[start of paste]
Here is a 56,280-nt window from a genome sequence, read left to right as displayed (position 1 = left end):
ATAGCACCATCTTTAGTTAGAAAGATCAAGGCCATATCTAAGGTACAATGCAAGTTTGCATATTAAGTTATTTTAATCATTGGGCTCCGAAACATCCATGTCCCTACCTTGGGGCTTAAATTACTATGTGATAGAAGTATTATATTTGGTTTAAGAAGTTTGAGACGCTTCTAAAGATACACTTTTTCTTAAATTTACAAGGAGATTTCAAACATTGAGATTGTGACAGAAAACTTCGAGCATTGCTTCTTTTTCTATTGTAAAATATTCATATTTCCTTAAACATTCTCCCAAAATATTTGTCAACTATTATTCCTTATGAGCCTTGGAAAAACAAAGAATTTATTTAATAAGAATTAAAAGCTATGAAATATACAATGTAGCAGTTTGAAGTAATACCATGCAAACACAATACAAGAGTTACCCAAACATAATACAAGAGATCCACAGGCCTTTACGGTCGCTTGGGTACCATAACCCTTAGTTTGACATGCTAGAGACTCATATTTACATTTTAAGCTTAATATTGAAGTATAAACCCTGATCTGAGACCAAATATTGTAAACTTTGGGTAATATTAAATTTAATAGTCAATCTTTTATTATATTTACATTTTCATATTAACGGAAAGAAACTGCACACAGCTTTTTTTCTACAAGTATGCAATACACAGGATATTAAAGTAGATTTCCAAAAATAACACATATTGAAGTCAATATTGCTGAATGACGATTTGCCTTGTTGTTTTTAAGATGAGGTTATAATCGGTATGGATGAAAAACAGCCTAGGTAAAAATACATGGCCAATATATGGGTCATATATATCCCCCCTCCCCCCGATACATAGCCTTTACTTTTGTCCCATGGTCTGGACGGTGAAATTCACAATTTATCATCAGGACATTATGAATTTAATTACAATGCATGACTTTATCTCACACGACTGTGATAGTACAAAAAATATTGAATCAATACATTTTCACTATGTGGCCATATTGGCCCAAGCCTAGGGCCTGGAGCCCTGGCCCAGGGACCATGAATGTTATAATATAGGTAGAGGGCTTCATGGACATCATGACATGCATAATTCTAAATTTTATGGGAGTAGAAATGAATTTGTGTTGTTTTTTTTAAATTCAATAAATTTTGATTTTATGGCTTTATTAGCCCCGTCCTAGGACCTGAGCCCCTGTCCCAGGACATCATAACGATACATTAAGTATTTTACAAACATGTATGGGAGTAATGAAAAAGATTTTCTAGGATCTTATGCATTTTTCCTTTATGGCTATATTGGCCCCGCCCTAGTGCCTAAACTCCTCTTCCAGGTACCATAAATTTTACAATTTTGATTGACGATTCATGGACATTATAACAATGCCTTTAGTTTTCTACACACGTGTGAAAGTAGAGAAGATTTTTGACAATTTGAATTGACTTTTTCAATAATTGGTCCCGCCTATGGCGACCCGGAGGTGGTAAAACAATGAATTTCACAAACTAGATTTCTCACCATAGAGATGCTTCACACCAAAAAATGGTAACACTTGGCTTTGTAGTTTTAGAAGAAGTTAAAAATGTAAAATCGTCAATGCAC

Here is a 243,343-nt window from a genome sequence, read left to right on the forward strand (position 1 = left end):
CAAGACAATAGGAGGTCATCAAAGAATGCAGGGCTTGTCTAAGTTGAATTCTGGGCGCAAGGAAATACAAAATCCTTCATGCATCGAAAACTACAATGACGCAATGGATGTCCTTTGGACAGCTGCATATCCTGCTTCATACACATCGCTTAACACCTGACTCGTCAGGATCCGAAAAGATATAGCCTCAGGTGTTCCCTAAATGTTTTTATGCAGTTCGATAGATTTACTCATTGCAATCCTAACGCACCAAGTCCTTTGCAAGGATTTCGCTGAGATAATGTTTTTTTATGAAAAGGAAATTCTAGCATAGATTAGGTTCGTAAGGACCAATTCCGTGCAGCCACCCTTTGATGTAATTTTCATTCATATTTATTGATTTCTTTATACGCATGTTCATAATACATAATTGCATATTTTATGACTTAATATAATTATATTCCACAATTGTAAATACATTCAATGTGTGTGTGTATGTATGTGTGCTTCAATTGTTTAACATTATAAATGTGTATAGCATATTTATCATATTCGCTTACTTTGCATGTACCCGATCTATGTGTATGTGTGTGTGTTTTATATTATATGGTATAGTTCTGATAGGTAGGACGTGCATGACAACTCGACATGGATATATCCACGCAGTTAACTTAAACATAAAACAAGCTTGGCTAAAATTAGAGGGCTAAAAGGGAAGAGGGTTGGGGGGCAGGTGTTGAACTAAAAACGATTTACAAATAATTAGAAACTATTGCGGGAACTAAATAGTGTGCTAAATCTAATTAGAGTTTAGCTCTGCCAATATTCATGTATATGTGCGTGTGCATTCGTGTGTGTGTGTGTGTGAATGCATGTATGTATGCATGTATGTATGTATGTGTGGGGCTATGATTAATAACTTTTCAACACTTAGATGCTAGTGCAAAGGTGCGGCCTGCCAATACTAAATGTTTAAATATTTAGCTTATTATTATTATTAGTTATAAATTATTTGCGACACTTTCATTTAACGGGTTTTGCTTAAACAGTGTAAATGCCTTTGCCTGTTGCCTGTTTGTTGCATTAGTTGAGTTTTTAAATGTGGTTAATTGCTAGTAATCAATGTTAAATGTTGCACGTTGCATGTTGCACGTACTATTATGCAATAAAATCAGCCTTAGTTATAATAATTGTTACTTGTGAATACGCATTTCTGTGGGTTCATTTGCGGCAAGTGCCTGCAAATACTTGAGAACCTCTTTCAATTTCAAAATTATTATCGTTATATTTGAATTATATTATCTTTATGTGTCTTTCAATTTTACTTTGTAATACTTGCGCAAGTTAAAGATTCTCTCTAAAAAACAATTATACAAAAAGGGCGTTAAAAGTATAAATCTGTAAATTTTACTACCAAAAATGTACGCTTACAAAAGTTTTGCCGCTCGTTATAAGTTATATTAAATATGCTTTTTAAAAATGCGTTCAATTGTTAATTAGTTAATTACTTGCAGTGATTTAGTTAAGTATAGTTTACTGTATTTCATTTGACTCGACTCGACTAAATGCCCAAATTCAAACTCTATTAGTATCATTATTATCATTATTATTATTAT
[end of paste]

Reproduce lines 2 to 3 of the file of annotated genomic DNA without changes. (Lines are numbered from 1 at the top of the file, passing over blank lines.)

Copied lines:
ATAGCACCATCTTTAGTTAGAAAGATCAAGGCCATATCTAAGGTACAATGCAAGTTTGCATATTAAGTTATTTTAATCATTGGGCTCCGAAACATCCATGTCCCTACCTTGGGGCTTAAATTACTATGTGATAGAAGTATTATATTTGGTTTAAGAAGTTTGAGACGCTTCTAAAGATACACTTTTTCTTAAATTTACAAGGAGATTTCAAACATTGAGATTGTGACAGAAAACTTCGAGCATTGCTTCTTTTTCTATTGTAAAATATTCATATTTCCTTAAACATTCTCCCAAAATATTTGTCAACTATTATTCCTTATGAGCCTTGGAAAAACAAAGAATTTATTTAATAAGAATTAAAAGCTATGAAATATACAATGTAGCAGTTTGAAGTAATACCATGCAAACACAATACAAGAGTTACCCAAACATAATACAAGAGATCCACAGGCCTTTACGGTCGCTTGGGTACCATAACCCTTAGTTTGACATGCTAGAGACTCATATTTACATTTTAAGCTTAATATTGAAGTATAAACCCTGATCTGAGACCAAATATTGTAAACTTTGGGTAATATTAAATTTAATAGTCAATCTTTTATTATATTTACATTTTCATATTAACGGAAAGAAACTGCACACAGCTTTTTTTCTACAAGTATGCAATACACAGGATATTAAAGTAGATTTCCAAAAATAACACATATTGAAGTCAATATTGCTGAATGACGATTTGCCTTGTTGTTTTTAAGATGAGGTTATAATCGGTATGGATGAAAAACAGCCTAGGTAAAAATACATGGCCAATATATGGGTCATATATATCCCCCCTCCCCCCGATACATAGCCTTTACTTTTGTCCCATGGTCTGGACGGTGAAATTCACAATTTATCATCAGGACATTATGAATTTAATTACAATGCATGACTTTATCTCACACGACTGTGATAGTACAAAAAATATTGAATCAATACATTTTCACTATGTGGCCATATTGGCCCAAGCCTAGGGCCTGGAGCCCTGGCCCAGGGACCATGAATGTTATAATATAGGTAGAGGGCTTCATGGACATCATGACATGCATAATTCTAAATTTTATGGGAGTAGAAATGAATTTGTGTTGTTTTTTTTAAATTCAATAAATTTTGATTTTATGGCTTTATTAGCCCCGTCCTAGGACCTGAGCCCCTGTCCCAGGACATCATAACGATACATTAAGTATTTTACAAACATGTATGGGAGTAATGAAAAAGATTTTCTAGGATCTTATGCATTTTTCCTTTATGGCTATATTGGCCCCGCCCTAGTGCCTAAACTCCTCTTCCAGGTACCATAAATTTTACAATTTTGATTGACGATTCATGGACATTATAACAATGCCTTTAGTTTTCTACACACGTGTGAAAGTAGAGAAGATTTTTGACAATTTGAATTGACTTTTTCAATAATTGGTCCCGCCTATGGCGACCCGGAGGTGGTAAAACAATGAATTTCACAAACTAGATTTCTCACCATAGAGATGCTTCACACCAAAAAATGGTAACACTTGGCTTTGTAGTTTTAGAAGAAGTTAAAAATGTAAAATCGTCAATGCAC

Here is a 243,343-nt window from a genome sequence, read left to right on the forward strand (position 1 = left end):